Jon's Place

Friday, February 7, 2014

Of H-Bridges and 3.3 Volts

So, in another twist of this ongoing saga, it turns out the h-bridge I was using for uCee is not designed to work properly with 3.3 volt logic. I had it hooked up, but the motors weren't turning. I took it all apart, hooked up my logic analyzer to the logic pins, and sure enough I was getting a valid signal. I took my multimeter and was going to test the battery voltage to make sure everything was okay, but when I touched the battery probe to the ground pin on my MicroPython board, the motor started running.

That was weird. So I reset it, and tried again. Same results. I tried it with the tip of a screwdriver, touching one of the +5 volt pins - same results.

I went and found the (now discontinued) product page on, and sure enough, the minimum required voltage is around 4.2 volts.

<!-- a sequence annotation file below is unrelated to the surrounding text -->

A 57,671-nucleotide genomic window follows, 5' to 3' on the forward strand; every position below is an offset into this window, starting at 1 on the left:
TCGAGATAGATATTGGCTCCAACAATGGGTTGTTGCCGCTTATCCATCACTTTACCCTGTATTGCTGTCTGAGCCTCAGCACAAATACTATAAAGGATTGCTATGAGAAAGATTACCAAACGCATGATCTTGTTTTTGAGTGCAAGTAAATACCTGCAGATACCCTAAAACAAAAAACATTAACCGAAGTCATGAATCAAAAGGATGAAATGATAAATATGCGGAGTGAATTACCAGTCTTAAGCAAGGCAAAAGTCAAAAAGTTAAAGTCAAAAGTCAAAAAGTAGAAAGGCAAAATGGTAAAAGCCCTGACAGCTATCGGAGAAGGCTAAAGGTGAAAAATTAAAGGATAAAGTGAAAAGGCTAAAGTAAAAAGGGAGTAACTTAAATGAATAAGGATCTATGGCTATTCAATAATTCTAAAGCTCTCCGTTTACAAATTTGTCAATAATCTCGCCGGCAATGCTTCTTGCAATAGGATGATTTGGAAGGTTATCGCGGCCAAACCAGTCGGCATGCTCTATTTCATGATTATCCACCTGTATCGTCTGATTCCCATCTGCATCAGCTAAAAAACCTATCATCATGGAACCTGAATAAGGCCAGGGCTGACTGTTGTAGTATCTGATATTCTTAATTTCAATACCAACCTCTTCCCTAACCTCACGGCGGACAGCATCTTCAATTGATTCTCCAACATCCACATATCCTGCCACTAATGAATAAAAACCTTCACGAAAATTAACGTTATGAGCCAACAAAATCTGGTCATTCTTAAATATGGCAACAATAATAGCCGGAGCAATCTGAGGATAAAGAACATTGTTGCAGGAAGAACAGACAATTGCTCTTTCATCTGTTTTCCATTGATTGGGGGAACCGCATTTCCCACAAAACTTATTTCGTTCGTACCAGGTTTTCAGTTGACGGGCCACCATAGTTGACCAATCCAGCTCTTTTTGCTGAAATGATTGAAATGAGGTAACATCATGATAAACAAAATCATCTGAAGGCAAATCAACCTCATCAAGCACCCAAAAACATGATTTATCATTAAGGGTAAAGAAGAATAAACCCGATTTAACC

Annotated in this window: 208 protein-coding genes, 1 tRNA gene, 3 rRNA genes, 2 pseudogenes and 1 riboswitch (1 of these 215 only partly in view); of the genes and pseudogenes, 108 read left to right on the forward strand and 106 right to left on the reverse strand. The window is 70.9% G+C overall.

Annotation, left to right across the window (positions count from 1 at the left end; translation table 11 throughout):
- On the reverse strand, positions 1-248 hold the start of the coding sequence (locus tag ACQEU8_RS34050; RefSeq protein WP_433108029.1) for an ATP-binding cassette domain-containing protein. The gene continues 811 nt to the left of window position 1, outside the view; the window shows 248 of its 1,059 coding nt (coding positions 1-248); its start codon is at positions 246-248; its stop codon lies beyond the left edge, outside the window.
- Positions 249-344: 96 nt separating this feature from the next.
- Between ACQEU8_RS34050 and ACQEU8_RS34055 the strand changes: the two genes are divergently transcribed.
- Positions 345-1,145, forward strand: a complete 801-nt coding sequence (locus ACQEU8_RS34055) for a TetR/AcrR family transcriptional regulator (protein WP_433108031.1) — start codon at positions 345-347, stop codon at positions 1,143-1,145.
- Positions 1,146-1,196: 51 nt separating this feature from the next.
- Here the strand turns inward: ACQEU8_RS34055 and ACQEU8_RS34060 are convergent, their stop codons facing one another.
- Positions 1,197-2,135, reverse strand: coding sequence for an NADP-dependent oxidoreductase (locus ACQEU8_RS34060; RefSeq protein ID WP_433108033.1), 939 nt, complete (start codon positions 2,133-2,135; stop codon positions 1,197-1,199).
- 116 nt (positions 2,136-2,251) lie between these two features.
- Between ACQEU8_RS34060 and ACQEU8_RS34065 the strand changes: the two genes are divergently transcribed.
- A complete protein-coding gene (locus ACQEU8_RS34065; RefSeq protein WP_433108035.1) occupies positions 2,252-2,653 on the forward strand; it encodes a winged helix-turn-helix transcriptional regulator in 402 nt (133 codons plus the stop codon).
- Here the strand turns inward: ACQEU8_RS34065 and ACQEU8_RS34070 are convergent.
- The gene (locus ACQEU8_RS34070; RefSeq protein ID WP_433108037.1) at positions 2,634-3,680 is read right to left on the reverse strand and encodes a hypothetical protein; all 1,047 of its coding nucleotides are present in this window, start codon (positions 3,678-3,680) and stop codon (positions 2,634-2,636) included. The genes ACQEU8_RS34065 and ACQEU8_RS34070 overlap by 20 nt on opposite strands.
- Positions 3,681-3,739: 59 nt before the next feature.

This is only the second robot I've built with 3.3 volt logic (NanoSeeker was the first), and the ARM chip I'm using (STM32F405) has 5-volt tolerant logic pins, so I haven't had to think about it too much so far. Clearly, I didn't think enough about it. It worked fine with the Teensy 3.1, but it clearly doesn't with my new board.

Anyways, I found this cool Canadian company called Diigiit Robotics, that had one of Pololu's new much cheaper h-bridges in stock, so I ordered it. This h-bridge will work with logic down to 2 volts, so I should be safe.

I'll have to print a mounting plate to hold this board in place - the board is much smaller than my current h-bridge, and has no mounting holes. I'll design a plate that is in the shape of the old h-bridge, with the middle cut out and some clips to hold the board in place.


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